Modification date 06/03/2022 - 13:59
COVID-19 vaccines in the Netherlands
- Moderna (Spikevax) - The Moderna vaccine is an mRNA vaccine.
- Pfizer/BioNTech (Comirnaty) - The Pfizer/BioNTech vaccine (brand name: Comirnaty) is an mRNA vaccine.
- AstraZeneca (Vaxzevria) - The AstraZeneca vaccine is a vector vaccine. See also the frequently asked questions about AstraZeneca.
Janssen. - The Janssen vaccine is a vector vaccine.
- Novavax. - The Novavax vaccine is a protein-based vaccine. Read more about the Novavax vaccine.
Read more about these vaccines on Government.nl.
Types of COVID-19 vaccines
- The COVID-19 vaccines made by Pfizer/BioNTech and by Moderna are RNA vaccines. These RNA vaccines contain a protective envelope of lipids (fat) with an instruction (code) that tells your cells to make spike proteins. These are the spiky protrusions on the exterior of the coronavirus. The immune system recognises the spike proteins as foreign substances and starts making antibodies.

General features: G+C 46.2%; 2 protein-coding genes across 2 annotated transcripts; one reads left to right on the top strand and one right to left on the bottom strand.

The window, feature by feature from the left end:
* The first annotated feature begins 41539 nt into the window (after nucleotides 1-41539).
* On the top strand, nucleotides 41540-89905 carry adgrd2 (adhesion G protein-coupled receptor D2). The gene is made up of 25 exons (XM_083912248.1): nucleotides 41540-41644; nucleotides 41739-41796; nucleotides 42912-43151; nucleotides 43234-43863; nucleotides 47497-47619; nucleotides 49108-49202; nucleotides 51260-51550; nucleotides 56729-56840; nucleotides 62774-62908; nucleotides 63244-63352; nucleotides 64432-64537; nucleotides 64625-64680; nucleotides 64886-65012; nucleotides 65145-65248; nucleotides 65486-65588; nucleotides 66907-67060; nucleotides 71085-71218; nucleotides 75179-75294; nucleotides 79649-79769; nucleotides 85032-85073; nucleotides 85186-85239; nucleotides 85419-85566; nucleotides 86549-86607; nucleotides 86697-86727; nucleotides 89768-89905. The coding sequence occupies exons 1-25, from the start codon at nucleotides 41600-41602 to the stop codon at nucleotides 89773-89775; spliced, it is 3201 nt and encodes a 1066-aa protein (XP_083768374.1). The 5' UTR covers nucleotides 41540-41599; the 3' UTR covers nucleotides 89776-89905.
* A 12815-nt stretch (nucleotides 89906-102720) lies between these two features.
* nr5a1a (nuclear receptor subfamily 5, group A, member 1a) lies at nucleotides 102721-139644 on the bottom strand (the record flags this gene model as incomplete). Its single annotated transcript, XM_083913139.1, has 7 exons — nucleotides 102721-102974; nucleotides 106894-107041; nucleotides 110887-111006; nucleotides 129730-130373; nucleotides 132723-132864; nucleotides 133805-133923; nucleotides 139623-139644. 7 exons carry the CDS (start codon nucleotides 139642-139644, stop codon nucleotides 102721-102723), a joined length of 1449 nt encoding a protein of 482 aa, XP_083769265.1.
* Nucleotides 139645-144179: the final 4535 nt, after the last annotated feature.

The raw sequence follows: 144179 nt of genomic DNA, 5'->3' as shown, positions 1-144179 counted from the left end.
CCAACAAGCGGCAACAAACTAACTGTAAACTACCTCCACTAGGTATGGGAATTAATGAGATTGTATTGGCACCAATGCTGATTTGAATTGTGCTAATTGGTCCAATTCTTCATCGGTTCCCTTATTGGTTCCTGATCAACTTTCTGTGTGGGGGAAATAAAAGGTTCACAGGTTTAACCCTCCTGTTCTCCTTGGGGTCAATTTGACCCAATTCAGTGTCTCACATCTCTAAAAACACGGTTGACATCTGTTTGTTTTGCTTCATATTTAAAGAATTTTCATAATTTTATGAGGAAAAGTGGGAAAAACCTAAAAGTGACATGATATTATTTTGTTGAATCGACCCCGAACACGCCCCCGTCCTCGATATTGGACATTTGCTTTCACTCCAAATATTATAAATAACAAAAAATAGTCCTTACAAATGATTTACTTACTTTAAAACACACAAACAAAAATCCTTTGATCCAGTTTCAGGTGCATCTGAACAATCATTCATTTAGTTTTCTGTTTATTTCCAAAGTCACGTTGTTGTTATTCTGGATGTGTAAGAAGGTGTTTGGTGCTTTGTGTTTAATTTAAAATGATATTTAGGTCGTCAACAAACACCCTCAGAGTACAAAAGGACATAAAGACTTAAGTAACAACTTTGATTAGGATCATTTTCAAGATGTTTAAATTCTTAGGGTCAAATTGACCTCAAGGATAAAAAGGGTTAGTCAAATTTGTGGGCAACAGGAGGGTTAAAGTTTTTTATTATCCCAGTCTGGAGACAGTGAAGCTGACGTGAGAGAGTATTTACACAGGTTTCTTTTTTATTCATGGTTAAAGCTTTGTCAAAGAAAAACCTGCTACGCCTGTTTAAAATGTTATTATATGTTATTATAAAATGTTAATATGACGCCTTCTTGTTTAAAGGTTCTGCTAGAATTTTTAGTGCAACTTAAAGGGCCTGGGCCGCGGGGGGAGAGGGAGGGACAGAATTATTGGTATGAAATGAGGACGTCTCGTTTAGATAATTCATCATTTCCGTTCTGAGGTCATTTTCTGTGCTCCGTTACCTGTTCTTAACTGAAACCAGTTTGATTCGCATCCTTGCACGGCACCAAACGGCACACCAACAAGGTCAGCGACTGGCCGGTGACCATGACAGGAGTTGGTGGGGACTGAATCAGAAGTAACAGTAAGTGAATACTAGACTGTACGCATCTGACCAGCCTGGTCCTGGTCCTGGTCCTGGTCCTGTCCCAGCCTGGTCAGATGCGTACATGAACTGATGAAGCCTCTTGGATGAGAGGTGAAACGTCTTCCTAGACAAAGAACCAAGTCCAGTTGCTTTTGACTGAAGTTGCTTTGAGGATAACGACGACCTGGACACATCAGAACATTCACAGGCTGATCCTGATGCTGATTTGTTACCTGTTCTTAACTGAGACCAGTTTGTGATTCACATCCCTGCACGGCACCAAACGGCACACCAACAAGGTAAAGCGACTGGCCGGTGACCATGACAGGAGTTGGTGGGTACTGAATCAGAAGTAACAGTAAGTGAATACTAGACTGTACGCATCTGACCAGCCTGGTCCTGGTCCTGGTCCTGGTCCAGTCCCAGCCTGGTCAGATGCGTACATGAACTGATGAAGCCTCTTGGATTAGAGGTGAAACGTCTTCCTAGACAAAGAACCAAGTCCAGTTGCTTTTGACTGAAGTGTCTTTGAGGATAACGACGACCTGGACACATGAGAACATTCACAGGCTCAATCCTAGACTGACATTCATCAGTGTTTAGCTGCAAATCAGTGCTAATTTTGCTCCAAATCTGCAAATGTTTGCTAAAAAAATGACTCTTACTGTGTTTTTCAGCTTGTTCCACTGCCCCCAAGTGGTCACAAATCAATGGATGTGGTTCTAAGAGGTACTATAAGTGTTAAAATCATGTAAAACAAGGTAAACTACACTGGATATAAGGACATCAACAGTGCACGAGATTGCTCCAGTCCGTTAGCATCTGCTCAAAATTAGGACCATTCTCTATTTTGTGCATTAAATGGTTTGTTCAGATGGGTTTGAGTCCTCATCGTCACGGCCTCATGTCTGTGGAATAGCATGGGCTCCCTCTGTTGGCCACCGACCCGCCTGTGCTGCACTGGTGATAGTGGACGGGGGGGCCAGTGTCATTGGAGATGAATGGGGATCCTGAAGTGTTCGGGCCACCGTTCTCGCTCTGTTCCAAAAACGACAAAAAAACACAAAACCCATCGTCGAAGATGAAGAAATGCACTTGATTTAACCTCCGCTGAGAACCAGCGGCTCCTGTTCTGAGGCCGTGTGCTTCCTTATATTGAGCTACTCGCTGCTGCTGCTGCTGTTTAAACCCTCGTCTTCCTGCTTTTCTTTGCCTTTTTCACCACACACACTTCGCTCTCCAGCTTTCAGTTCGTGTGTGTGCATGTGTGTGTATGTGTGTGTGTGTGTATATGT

- The vaccines made by AstraZeneca and by Janssen are vector vaccines. The vector vaccines contain an inactivated cold virus (that cannot replicate) with an instruction (code) that tells your cells to make spike proteins. The immune system reacts by producing antibodies, just as it does in response to the RNA vaccines.
- The Novavax vaccine is a protein subunit vaccine. The vaccine contains very small particles of spike protein, which have been produced in a laboratory. It also contains an adjuvant: a substance that intensifies the body’s immune response to the protein. After vaccination, the body responds by producing antibodies against the spike protein. If the body encounters the SARS-COV-2 virus, the immune system recognises the spike proteins on the virus. In response, the immune system starts producing antibodies. The vaccine is broken down naturally by the body.
There is no gelatin, chicken protein or antibiotics in RNA vaccines made by Pfizer/BioNTech and Moderna or in the vector vaccines made by AstraZeneca and Janssen.